James Wan grabbed the horror genre by the balls nearly a decade ago with Saw – the film that launched a thousand torture porns. It wasn’t until Insidious in 2010 that he started turning heads again (although I absolutely love 2007’s Death Sentence). Now with the masterfully crafted The Conjuring, Wan has established himself as a leading director in modern horror. Unfortunately, Warner Bros.’ Blu-ray of the film doesn’t deliver much insight into the director’s methodology. The disc contains three brief features that’ll leave you wanting more Wan-sanity, but at least the transfer looks and sounds incredible.
Horror fans were probably already familiar with the names Ed and Lorraine Warren before The Conjuring. Whether you believe in their controversial work or not, there’s no denying the couple’s authority as paranormal investigators. Lorraine’s the clairvoyant and Ed (who passed away in 2006) was the only non-ordained Demonologist acknowledged by the Catholic Church. That’s just badass. The Conjuring is based on the one case that was “so malevolent,” it wasn’t spoken about until now.
The film uses that “based on a true story” declaration and the Warren name as a pedigree, but shit, how many horror movies these days claim to be “based on a true story?” I lost count around the time Matisyahu became an exorcist. The Conjuring contains a laundry list of elements found in just about every other horror flick nowadays: possession, slamming doors, people being dragged by spirits, and a creepy doll – a recurring Wan component.
What makes The Conjuring superior to other horror films filled with these tropes? The presentation. The production design. The simple plot. The pacing. Wan and his crew did everything right that most others do wrong with these horror elements. The straightforward story is presented alongside very deliberate pacing, long-shots, and dreadfully slow pans to create an impossibly thick sense of dread. Wan uses a lot of creative shots as well that manage not to be obnoxious – like the POV shot of the daughter checking under her bed. That bit was cool-looking and gave me a genuine case of the willies.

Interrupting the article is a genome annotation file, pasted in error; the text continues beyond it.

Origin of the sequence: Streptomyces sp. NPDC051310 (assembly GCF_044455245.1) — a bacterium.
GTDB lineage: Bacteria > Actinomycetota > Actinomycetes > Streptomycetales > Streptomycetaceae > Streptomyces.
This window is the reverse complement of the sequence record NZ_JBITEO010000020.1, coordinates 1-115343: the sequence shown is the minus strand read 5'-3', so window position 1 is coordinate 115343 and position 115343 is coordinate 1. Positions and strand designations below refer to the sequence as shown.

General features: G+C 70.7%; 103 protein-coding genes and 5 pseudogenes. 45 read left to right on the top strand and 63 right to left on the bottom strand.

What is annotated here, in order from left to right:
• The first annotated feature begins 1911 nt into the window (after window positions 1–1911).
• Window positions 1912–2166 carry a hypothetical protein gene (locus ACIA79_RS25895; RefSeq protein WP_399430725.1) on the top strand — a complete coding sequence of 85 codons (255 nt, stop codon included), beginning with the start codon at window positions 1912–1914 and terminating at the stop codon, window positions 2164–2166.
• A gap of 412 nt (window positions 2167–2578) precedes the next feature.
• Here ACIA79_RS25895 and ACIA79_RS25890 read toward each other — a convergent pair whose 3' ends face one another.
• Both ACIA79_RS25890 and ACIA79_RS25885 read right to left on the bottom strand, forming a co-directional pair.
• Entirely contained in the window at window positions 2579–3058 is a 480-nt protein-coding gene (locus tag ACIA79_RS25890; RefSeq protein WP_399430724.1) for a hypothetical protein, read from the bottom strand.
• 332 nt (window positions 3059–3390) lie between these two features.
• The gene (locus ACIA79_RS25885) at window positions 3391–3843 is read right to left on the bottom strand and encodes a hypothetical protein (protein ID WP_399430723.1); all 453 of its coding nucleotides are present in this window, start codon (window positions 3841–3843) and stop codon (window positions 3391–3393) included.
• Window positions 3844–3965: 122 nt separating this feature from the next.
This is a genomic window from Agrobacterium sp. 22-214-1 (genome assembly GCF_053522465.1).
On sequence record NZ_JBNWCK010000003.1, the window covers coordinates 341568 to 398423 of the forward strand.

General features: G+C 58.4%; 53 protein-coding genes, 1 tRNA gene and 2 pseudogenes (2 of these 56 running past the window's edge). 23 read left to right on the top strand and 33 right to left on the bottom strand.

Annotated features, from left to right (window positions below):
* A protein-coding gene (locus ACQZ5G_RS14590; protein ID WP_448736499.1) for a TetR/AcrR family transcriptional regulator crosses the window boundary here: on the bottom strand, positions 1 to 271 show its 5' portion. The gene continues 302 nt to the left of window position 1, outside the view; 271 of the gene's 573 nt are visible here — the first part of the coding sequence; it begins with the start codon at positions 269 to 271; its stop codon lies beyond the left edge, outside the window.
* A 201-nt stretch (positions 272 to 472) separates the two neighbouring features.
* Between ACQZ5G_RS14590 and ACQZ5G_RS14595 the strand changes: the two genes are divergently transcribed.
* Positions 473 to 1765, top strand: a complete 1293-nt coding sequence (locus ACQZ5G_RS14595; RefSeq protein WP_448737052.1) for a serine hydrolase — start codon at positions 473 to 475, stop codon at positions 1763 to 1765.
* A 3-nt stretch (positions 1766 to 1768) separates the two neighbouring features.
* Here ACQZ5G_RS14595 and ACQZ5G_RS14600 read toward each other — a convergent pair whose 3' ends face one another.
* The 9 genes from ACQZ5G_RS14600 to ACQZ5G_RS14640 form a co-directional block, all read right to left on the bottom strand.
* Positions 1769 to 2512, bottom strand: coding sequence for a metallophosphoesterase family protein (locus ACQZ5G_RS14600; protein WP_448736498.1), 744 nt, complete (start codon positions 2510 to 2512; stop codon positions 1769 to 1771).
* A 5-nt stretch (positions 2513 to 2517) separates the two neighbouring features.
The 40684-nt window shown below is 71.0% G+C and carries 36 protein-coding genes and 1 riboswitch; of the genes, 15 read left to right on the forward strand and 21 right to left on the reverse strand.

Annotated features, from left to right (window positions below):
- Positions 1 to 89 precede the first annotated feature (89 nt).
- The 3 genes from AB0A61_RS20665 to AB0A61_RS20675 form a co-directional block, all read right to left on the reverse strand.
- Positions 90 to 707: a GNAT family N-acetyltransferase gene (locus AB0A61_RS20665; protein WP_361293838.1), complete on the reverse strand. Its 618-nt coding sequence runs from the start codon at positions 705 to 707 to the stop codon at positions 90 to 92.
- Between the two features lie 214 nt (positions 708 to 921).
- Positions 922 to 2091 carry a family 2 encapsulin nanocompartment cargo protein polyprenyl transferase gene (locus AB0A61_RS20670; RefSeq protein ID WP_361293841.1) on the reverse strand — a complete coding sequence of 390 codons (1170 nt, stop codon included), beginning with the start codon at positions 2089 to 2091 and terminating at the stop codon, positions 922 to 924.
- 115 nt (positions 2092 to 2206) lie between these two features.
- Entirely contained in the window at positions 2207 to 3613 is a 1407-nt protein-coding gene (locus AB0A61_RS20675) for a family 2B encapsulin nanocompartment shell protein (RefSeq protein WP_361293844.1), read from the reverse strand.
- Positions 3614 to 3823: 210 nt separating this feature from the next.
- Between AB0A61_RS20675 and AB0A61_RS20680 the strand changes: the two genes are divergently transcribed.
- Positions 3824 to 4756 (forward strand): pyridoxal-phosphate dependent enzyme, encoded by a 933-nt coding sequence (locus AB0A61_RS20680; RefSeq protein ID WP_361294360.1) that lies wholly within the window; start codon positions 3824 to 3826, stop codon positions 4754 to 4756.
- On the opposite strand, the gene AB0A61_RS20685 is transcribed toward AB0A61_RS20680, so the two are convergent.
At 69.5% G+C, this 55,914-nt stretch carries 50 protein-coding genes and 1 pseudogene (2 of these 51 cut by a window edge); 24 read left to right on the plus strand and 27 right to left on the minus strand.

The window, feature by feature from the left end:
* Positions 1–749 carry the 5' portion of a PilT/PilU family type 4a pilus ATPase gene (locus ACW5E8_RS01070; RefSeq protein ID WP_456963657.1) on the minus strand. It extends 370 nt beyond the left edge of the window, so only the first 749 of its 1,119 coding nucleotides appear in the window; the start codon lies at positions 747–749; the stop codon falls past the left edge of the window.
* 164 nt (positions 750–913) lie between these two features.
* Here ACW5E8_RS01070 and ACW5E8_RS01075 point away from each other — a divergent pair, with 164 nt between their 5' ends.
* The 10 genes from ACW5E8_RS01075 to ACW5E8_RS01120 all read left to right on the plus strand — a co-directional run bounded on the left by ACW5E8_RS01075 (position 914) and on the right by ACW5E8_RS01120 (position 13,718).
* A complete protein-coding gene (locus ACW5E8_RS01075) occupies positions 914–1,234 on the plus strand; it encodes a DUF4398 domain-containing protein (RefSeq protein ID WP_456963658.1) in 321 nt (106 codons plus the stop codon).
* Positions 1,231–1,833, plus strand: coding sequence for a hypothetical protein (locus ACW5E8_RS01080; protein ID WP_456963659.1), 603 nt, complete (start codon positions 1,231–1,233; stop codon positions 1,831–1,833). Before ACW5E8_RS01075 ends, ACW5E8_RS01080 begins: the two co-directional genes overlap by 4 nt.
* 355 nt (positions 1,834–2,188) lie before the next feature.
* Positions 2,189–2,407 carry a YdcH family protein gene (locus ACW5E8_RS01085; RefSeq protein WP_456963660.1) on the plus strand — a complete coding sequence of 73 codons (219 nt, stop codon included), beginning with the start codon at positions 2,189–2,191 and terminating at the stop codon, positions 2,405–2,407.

Wan is a director who clearly has a vision so strong that he can take tired horror elements and breathe new life into them – because he actually gives a shit about the composition and pacing of his films, which makes a world of difference for an audience as hardened as horror fans.
The Conjuring is presented in 1080p HD in 2.4:1 widescreen. Wan and cinematographer John R. Leonetti’s sinister camerawork is beautifully and faithfully transferred. Detail is consistent even during the darkest scenes. There’s is nothing to complain about here.
Nor are there any hiccups in the audio department. The DTS-HD Master Audio 5.1 surround track is eerily immersing. It sounds like the evil apparitions are IN YOUR LIVING ROOM! It’s a dynamic track with audible dialogue and zero issues. Bravo.
In one of the brief features on the Blu-ray, “Scaring the @$*% Out of You,” we’re given a glimpse into Wan’s directing style. Everything from the length of the hallways to the width of the doors was planned by Wan and the talented production designer Julie Berghoff. This is the feature I really wish was longer.
The other two features are about the folks involved with the actual event. “Face-to-Face with Terror” looks at the real-life Perron family who reflect on the experiences in their old house. The mother is clearly still shook by the events.
“A Life in Demonology,” the longest feature (15 minutes), looks at the work of Ed and Lorraine Warren. She discusses how her and Ed met and how they began their life’s work in the paranormal. There’s also a glimpse into their Occult Museum in CT, which I painfully regret not visiting when I lived in New England.